Reach Further aims to expand community reach while advancing research toward a cure
MIAMI & NEW YORK (September 15, 2021) — The Parkinson’s Foundation has announced the launch of the Reach Further campaign, a new, four-year fundraising initiative that will raise an additional $30 million to accelerate Parkinson’s disease (PD) research and increase access to healthcare and quality-of-life programs.
“With the rate of Parkinson’s diagnoses on the rise, the Reach Further campaign is a prime example of how the Parkinson’s Foundation plans to address the needs of our community today and tomorrow,” said John L. Lehr, President and Chief Executive Officer of the Parkinson’s Foundation. “Funding from this campaign will drive research toward new, superior therapies for people with Parkinson’s, expand our clinical care network across the U.S, and provide meaningful support to the Parkinson’s community.”
Progress toward new and improved medicines, and ultimately a cure, relies almost exclusively on significant investments in promising research. This campaign will intensify fundraising efforts to support scientists focusing on the speediest routes to breakthroughs—those addressing the disease’s symptoms and underlying causes.
Comprehensive care must be available to the one million Americans living with PD. Funds from the Reach Further campaign will broaden the Foundation’s clinical care network, which currently comprises 47 Centers of Excellence. Between five to 10 new Centers of Excellence will be designated with these resources, ensuring increased access for the communities the Foundation serves.
Addressing the growing demand for support services in local communities, the campaign will raise funds to expand collaborations with hundreds of community partners working with tens of thousands of people with PD. These community partners address mental health needs, care partner support, health and wellness concerns, and services for veterans and newly diagnosed individuals.
“This campaign will help us expand on our mission and attend to the needs of people living with Parkinson’s, their families and researchers,” said Kayln Henkel, Senior Vice President and Chief Development Officer of the Parkinson’s Foundation. “While the past year has presented new challenges for those living with PD and the research community alike, Reach Further will allow us to expand our reach across the country and have a true impact on the communities we serve.”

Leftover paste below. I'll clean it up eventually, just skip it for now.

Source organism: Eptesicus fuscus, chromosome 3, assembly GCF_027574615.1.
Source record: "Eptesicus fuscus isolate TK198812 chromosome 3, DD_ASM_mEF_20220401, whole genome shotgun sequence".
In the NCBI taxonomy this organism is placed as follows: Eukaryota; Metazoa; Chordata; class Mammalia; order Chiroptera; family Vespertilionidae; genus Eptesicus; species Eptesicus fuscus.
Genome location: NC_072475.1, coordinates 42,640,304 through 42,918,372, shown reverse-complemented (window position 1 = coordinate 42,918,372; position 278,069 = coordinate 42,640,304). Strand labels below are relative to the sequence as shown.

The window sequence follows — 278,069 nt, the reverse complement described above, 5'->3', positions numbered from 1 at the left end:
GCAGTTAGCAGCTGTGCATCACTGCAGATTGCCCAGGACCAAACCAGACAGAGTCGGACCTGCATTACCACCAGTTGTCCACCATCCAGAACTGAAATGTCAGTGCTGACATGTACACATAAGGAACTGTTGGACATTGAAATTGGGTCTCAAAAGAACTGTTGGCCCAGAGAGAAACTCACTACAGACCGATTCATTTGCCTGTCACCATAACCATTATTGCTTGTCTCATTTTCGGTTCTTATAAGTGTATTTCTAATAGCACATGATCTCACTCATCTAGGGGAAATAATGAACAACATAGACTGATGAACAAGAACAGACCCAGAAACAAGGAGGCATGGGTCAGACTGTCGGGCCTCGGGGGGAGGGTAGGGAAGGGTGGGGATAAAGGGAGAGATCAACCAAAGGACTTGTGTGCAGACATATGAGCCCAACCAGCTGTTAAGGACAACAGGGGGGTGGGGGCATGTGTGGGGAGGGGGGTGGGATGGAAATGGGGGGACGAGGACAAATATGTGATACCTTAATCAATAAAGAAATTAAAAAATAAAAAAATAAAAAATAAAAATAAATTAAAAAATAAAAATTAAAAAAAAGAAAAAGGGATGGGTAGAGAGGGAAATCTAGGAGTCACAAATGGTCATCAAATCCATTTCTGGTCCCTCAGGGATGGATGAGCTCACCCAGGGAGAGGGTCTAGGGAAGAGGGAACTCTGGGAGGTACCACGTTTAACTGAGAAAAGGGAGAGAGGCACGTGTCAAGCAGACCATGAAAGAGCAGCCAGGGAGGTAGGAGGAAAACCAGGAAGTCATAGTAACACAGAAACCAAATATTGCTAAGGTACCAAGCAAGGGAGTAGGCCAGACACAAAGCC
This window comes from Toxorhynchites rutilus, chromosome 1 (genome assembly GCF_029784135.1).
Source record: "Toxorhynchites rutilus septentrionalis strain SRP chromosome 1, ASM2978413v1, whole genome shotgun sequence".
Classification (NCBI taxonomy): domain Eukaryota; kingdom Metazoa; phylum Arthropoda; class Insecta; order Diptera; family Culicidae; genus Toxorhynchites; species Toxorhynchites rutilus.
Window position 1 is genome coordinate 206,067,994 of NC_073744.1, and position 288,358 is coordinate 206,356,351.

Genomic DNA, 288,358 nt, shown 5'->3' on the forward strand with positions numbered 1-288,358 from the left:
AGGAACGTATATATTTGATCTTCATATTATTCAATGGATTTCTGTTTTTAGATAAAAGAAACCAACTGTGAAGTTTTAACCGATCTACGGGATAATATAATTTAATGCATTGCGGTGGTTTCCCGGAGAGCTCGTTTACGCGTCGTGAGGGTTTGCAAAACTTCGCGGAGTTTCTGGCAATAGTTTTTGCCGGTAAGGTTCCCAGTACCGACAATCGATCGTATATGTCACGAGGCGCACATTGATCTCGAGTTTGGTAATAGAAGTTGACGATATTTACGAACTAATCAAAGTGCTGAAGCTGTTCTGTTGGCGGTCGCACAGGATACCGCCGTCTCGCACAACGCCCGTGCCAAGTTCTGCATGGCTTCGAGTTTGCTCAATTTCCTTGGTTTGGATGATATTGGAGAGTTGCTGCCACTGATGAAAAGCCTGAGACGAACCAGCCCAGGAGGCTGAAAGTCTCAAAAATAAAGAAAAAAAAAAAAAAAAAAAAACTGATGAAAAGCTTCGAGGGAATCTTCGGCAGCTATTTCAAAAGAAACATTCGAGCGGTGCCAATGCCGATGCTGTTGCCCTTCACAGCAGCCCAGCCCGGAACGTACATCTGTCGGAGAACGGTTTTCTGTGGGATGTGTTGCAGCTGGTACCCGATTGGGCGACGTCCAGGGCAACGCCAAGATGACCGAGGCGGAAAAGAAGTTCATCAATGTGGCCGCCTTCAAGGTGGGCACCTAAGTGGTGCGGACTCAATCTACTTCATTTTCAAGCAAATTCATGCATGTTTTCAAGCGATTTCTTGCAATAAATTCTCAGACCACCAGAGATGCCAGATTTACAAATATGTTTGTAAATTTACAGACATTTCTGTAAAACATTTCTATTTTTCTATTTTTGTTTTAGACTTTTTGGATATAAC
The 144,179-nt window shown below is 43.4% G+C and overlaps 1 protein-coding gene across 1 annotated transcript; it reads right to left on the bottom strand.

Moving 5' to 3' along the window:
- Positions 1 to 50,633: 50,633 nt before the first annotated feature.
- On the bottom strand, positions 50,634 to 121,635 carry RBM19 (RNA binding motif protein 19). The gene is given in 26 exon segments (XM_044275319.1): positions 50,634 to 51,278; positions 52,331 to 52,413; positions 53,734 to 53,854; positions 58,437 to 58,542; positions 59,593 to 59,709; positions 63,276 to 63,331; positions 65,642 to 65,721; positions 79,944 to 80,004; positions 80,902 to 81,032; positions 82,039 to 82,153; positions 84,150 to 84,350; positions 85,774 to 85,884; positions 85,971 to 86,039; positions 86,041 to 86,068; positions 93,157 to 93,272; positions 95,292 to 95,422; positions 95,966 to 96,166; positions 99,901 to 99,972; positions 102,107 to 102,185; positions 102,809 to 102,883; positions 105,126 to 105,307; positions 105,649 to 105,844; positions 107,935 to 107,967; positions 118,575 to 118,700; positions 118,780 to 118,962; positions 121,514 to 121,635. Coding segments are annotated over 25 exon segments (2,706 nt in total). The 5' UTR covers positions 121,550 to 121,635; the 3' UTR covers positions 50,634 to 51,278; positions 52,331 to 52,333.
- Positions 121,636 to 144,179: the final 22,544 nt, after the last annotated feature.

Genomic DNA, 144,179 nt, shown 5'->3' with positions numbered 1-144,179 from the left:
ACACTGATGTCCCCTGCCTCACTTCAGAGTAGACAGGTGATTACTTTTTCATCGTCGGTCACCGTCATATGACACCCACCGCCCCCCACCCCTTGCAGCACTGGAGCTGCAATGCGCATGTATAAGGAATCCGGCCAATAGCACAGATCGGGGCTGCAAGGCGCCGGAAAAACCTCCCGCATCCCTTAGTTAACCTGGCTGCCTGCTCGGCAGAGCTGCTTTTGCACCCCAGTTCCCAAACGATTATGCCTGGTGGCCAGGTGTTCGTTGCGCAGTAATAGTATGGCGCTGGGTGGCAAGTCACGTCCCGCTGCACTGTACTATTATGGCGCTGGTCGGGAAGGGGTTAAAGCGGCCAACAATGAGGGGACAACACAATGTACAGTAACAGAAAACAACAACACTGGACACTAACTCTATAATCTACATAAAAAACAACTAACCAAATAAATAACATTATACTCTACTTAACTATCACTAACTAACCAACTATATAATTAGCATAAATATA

The Reach Further campaign will be led by two national co-chairs, Penn Egbert and Josh Raskin, who also serve as Parkinson’s Foundation board members, bringing years of professional experience to the role. Both have a unique connection to PD, and a cure remains at the core of their passion for the Foundation – in honor of their fathers.
Since its inception, the Parkinson’s Foundation has committed itself to helping people live their best lives with PD, understanding that additional investments in cutting-edge research and advanced care are essential to achieve that aim. With the Reach Further campaign, the Foundation can accelerate these efforts to have a significant impact and reach in the PD community.
To learn more about the Reach Further campaign, visit Parkinson.org/Reach.
About the Parkinson’s Foundation
The Parkinson’s Foundation makes life better for people with Parkinson’s disease by improving care and advancing research toward a cure. In everything we do, we build on the energy, experience and passion of our global Parkinson’s community. Since 1957, the Parkinson’s Foundation has invested more than $400 million in Parkinson’s research and clinical care. Connect with us on Parkinson.org, Facebook, Twitter, Instagram or call (800) 4PD-INFO (473-4636).
About Parkinson’s Disease
Affecting an estimated one million Americans and 10 million worldwide, Parkinson’s disease is the second-most common neurodegenerative disease after Alzheimer’s and is the 14th-leading cause of death in the U.S. It is associated with a progressive loss of motor control (e.g., shaking or tremor at rest and lack of facial expression), as well as non-motor symptoms (e.g., depression and anxiety). There is no cure for Parkinson’s and 60,000 new cases are diagnosed each year in the U.S. alone.